Pieces of Me

The Girl at the Crossroads

Driving home. Late in the afternoon. Tired from a day’s work. Staring ahead into the peak hour traffic, barely moving forward. Mindlessly thinking about dinner and seeing my boys.

Then, I saw her.

Dishevelled blonde hair. Pyjamas on. Green polka dot bathrobe catching the breeze. She was walking. In the middle of the road. Against the traffic.

I was filled instantly with dread.

The traffic moved forward.

She kept walking. Slow. Steady. Head hung low. Never looking up.

I reached the intersection of two major crossroads. As I drove through, she kept walking. Slow and steady, against the stream of cars.

I exhaled in disbelief that she survived crossing that intersection without getting hurt.

The drivers in cars around me were furious, raged, annoyed.

Then, as my car crossed the railway line at the end of the crossroad, I saw her again.

She sat down. On the railway tracks. Right in the middle of the intersection.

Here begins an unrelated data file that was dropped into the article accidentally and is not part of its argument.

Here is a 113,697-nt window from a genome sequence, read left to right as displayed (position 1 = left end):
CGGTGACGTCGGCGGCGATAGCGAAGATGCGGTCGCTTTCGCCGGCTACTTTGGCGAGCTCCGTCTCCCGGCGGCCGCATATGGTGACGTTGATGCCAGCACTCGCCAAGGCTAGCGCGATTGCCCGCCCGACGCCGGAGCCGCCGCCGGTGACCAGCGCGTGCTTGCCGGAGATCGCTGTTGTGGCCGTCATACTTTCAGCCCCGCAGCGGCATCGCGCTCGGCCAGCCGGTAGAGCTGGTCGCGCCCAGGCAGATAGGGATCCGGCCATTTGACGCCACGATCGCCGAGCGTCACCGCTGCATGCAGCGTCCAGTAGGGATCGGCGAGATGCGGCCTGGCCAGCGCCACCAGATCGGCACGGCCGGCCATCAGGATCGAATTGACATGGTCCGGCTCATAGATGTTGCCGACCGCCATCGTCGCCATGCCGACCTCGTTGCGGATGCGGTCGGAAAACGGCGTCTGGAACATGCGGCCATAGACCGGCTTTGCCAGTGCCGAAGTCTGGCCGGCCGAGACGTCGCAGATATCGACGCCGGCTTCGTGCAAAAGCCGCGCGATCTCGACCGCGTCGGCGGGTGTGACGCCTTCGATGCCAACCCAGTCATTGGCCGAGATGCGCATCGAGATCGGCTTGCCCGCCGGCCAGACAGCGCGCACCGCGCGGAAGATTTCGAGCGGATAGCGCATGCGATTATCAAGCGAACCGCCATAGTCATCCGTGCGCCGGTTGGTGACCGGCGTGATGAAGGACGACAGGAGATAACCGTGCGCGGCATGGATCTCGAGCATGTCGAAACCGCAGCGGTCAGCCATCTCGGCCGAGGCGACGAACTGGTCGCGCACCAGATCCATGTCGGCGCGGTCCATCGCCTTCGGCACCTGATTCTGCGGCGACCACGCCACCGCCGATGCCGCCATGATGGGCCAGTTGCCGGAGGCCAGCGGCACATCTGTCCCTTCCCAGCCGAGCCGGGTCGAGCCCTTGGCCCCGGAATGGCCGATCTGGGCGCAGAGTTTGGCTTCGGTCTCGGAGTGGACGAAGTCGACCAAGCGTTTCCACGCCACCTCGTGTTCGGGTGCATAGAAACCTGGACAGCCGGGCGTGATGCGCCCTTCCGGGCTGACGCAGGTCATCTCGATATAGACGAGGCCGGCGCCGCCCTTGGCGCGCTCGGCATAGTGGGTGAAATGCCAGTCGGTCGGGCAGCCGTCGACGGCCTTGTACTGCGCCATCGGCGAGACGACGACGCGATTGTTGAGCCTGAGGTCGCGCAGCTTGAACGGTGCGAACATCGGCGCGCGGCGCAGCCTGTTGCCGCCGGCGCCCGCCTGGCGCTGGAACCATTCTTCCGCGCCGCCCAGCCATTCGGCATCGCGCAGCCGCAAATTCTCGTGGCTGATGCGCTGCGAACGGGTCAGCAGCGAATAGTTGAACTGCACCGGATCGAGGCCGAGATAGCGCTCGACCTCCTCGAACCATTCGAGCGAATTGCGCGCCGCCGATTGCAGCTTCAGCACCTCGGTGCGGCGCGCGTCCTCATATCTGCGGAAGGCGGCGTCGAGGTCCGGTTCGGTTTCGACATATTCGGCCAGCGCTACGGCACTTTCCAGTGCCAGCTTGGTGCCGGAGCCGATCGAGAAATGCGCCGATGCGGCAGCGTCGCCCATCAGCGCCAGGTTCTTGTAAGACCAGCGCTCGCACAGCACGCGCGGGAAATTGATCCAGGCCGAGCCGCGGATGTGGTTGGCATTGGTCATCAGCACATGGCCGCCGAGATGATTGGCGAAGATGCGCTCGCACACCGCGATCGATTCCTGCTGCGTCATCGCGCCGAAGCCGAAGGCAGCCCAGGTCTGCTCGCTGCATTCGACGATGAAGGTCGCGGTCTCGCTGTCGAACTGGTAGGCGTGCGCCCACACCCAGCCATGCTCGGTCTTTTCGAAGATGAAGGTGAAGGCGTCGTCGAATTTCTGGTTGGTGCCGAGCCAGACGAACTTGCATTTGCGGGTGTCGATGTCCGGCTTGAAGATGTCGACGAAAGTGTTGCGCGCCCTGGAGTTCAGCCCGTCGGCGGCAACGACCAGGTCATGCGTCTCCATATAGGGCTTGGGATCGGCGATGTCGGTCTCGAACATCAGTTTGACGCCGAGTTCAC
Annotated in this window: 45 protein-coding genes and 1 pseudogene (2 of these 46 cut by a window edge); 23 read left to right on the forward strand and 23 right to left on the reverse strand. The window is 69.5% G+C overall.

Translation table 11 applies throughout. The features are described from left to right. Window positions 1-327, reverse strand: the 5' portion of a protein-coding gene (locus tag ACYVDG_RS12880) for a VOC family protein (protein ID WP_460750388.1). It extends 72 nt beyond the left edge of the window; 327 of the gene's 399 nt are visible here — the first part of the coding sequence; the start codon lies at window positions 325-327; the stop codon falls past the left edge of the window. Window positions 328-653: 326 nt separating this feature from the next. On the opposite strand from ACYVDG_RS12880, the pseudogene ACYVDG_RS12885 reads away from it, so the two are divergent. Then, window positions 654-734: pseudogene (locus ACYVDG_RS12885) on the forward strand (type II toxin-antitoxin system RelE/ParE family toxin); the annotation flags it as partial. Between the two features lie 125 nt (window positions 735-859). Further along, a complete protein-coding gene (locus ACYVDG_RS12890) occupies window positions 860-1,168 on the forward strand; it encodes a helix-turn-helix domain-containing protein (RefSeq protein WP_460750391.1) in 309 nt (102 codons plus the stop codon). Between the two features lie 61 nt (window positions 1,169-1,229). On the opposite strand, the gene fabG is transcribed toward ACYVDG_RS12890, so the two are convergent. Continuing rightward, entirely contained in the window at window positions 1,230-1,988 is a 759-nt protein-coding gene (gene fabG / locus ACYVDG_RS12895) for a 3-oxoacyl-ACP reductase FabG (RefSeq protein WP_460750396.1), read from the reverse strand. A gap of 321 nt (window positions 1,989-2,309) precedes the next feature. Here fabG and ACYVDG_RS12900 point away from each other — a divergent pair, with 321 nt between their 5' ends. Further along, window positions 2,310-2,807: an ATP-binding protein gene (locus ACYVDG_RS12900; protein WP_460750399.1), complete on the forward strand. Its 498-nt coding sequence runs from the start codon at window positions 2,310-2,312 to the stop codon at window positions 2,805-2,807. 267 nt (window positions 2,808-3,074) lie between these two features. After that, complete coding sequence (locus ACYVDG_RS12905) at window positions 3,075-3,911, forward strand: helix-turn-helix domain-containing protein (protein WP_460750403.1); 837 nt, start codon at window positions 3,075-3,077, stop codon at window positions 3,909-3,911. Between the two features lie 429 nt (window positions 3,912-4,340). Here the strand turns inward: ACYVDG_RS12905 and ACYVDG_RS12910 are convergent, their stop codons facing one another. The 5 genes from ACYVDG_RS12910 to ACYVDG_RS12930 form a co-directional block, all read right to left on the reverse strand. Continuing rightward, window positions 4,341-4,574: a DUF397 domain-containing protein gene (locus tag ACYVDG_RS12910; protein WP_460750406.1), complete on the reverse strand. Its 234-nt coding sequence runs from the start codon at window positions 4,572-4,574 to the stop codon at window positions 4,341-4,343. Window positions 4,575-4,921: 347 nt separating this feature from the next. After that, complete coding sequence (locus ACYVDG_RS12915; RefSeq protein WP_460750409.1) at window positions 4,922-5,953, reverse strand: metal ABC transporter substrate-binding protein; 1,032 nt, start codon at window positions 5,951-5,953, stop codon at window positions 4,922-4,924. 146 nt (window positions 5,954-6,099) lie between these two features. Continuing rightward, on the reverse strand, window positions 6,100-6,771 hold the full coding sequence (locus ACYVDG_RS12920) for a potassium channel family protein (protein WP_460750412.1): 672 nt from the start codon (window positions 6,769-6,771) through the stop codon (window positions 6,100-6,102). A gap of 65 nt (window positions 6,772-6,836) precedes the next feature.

In a heart-beat, I stopped my car. Grabbed my phone and ran to her side. In my mind I was screaming “No, no, no! You are not doing this on my watch!”

As I reached her, so did another man. He bent low and tried to speak with her, asking her to move.

She was catatonic. Staring straight ahead. Not blinking. Not speaking.

I called 000. “Fire, ambulance or police?”

“All of them,” I said, “and please contact Metro trains we need to stop the trains!”

I spoke at length with 000. All the while, drivers were becoming more and more furious around us. Their anger completely baffled me. Completely. How could they not understand? How could they not stop to help? How could this be their inconvenience?

I had spoken to the police, who were on their way. An ambulance had been dispatched. The trains had been notified.

She remained perfectly still. Staring straight ahead. Sitting on the train tracks. Her eyes glazed over. Pale and lifeless. She sat.